He started work on the series Olympus Mons with Stefano Raffaele in 2017, the first two albums immediately reaching the top of the sales chart of the French market on release. Now, with some 120 publishing credits as either writer of artist under his belt, he’s splitting his energies between comics and the film industry, working on short films, with two released to date, and TV projects.
Award-winning artist Stefano Raffaele was born in Milan, Italy in 1970, where he still lives today. He started his career on the fumetti, Lazarus Ledd, in 1994, then moving to the US to work on characters such as New Gods, Birds of Prey, Batman, X-Men, X-Factor, Conan the Barbarian and others – drawing strips for more than 20 different titles. In 2000, he drew Arkhain for Marvel Italia, a sci-fi mini-series and created the horror story “Fragile” for the magazine Metal Hurlant (Heavy Metal), which would later be adapted for the big screen by Eduardo Rodriguez.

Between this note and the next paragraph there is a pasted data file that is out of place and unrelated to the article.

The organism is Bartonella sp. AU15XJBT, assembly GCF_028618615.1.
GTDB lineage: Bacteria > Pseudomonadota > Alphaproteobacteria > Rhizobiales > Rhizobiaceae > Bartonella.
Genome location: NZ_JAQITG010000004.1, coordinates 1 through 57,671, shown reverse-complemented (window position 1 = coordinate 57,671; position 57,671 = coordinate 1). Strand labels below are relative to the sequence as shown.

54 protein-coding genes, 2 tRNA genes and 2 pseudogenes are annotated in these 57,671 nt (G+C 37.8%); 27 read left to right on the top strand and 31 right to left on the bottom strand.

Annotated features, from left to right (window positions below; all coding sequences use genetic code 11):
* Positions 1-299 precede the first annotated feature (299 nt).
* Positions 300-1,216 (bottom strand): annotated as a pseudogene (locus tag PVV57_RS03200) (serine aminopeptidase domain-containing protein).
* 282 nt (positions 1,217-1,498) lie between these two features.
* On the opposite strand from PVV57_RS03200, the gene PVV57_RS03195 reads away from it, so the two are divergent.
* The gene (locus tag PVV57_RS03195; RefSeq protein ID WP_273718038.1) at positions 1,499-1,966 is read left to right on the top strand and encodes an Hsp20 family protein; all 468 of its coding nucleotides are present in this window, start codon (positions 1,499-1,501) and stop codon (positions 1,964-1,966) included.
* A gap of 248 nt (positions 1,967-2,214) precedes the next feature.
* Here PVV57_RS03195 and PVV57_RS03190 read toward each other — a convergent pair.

He met Christophe Bec in 2007 and started a long and fruitful collaboration, with many stories published such as Deepwater Prison, Sarah, Prométhée, Pandemonium, and recently, Olympus Mons and Spider. He received the prestigious Carlo Boscarato Prize in Italy as Best Artist in 2010.
Finally, in Yuanyuan’s Bubbles, adapted by Valérie Manguin, with art by Belgian artist Steven Dupré, coloured by Cyril Saint Blancat, Yuanyuan was five months old when she saw bubbles for the first time. In that moment, her eyes lit up with a radiance that outshone the sun and stars, and she felt she truly saw the world for the first time. From that day on, her life’s one dream was to blow the biggest bubbles possible.